Performance of ABS deals remained strong through April, but macroeconomic concerns might eventually weaken performance later in 2007.
Specifically, housing market weakness continues. At the same time, retail sales have slowed, and American consumers are confronting higher gasoline prices as they head into the traditionally busy summertime driving season. Taken together, these might precipitate a slowdown in the labor market and trigger an increase in late-stage delinquencies for some U.S. term ABS sectors later in the year, according to Fitch Ratings.
Several macroeconomic conditions shore up this idea, according to Fitch. Unemployment was at 4.5%, up slightly from 4.4%. Nonfarm payrolls, however, increased by 88,000 positions in April - a big jump considering that the average so far this year has been only 129,000. That suggests a potential slowdown in the labor market.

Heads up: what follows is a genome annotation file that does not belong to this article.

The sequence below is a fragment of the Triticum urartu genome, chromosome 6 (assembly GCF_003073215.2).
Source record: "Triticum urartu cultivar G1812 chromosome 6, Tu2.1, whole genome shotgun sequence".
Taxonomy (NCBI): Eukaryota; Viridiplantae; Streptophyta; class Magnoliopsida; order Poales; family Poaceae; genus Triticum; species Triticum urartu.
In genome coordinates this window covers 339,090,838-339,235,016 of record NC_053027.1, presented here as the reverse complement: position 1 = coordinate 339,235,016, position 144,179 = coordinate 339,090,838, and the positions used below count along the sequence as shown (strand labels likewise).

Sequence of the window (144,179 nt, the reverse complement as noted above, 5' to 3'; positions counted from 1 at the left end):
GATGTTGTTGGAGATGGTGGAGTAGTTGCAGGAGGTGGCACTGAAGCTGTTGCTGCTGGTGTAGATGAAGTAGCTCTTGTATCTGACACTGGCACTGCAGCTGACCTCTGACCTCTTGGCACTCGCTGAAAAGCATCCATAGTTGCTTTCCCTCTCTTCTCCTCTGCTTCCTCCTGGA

So far, the rating agency said, the securitization industry appears to be strong enough to weather any issues that might crop up later this year.
"While some mild weakness is possible later this year, Fitch's outlook for collateral performance for U.S. term ABS remains generally positive and should remain in line [with?] expectations," said director Kevin D'Albert.
At least for now, according to Fitch's upgrade and downgrade record, the ABS sector appears to be in sound condition. The rating agency reported that it upgraded 76 ABS classes, including a private placement in the credit card sector, while it downgraded five classes in the same month. So far this year, Fitch has boosted ratings on 111 classes and reduced 29. Those are more upgrades and fewer reductions than in the same period last year, when the agency did 78 upgrades and 68 downgrades.
The student loan sector was among several that fared well in April, in terms of ratings. After completely reviewing 117 outstanding FFELP loan ABS transactions, Fitch affirmed 87 classes and upgraded 26. The auto loan ABS sector received upgrades in 31 classes from 12 transactions.
The equipment leasing sector, however, saw a handful of downgrades, concentrated in four DVI Medical Equipment Securitizations transactions issued from 1999 through 2002, because of ongoing loan performance deterioration.
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